Boy, 3, Sues Apple, Says Parents Compulsive iPhone Use Is Child Abuse

Toddler says iPhones are huge distraction, makes it too easy for adults to neglect caregiving responsibilities

Kyle O’Connor has not been read a bedtime story since his parents got their new iPhone 7s.

Kyle O’Connor, a three-year-old living in McLean, VA, has filed a lawsuit against Apple Inc., claiming that its popular iPhones are causing his parents to neglect him.

According to Sharon Jansen, O’Connor’s attorney, little Kyle contacted her after not getting breakfast for two days in a row and being forgotten at preschool one Wednesday afternoon. “Kyle did nothing in this case but be who he is, an innocent child,” says Jansen. “Despite this fact, his parents demonstrated a willful neglect here, a conscious and intentional failure to care for him and reckless indifference to his welfare.”

Jansen said that on the mornings in question, Kyle’s mother, Lorraine O’Connor, was texting a girlfriend about a Pilates class and playing Pokemon Go, while his father, Morgan O’Connor, was so intent on completing an after hours stock trade on his iPhone, that he completely forgot to pick Kyle up from preschool.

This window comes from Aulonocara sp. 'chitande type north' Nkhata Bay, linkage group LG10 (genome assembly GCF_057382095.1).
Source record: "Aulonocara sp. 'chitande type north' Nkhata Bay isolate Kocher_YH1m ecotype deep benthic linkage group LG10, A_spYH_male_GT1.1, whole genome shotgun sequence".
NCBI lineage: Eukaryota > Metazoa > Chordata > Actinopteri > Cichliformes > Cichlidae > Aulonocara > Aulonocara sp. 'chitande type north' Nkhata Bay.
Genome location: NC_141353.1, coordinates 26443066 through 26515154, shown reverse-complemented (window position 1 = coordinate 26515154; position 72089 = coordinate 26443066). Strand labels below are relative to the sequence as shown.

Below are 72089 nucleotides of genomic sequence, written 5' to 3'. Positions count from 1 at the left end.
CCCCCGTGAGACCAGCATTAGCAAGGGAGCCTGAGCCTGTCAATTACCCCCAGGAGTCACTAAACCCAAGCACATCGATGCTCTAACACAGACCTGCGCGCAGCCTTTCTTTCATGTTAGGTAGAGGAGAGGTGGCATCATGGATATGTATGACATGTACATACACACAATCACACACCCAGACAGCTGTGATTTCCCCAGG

Asked why Apple was named the defendant in the lawsuit, instead of the parents themselves, Jansen said that her young client understands the addictive power of these sophisticated smart phones. “Kyle realizes that his parents are powerless victims here, too,” said Jansen, “in fact, he himself has been seduced by a Little People Coloring game, receiving a timeout for not climbing out of their minivan promptly when the family arrived at a Walmart on a recent Saturday morning.”

She went on to say, “If Kyle was more articulate, he would tell you this himself — the iPhone device is like crack, a powerful drug and an irresistible distraction from reliable caregiving. Apple knows this, yet it continues to release thousands of apps that will ensure that Kyle, and children just like him, will be totally forgotten by their parents by the time they reach kindergarten.”

Jansen says that her client is suing the device maker for $100 million, citing the cost of his self-care, as well as future trauma therapy, which will likely extend into his 40’s and beyond. “We believe that the financial penalty against Apple has to be significant so that this smartphone maker, as well as all its competitors, understand the gravity of this serious breach in concerns for our children’s welfare.”

Asked to comment on the allegations, Apple spokesperson, Lance Perlmutter seemed confused. “Huh…wait, what? A three-year-old is suing his parents because they’re playing games on their iPhones? So are 800 million other parents and their children, so where’s the problem?” Perlmutter added that if parents are seriously concerned about their inability to break an iPhone addiction, and want to achieve better balance in their lives, “we have a mindfulness meditation app for that.”

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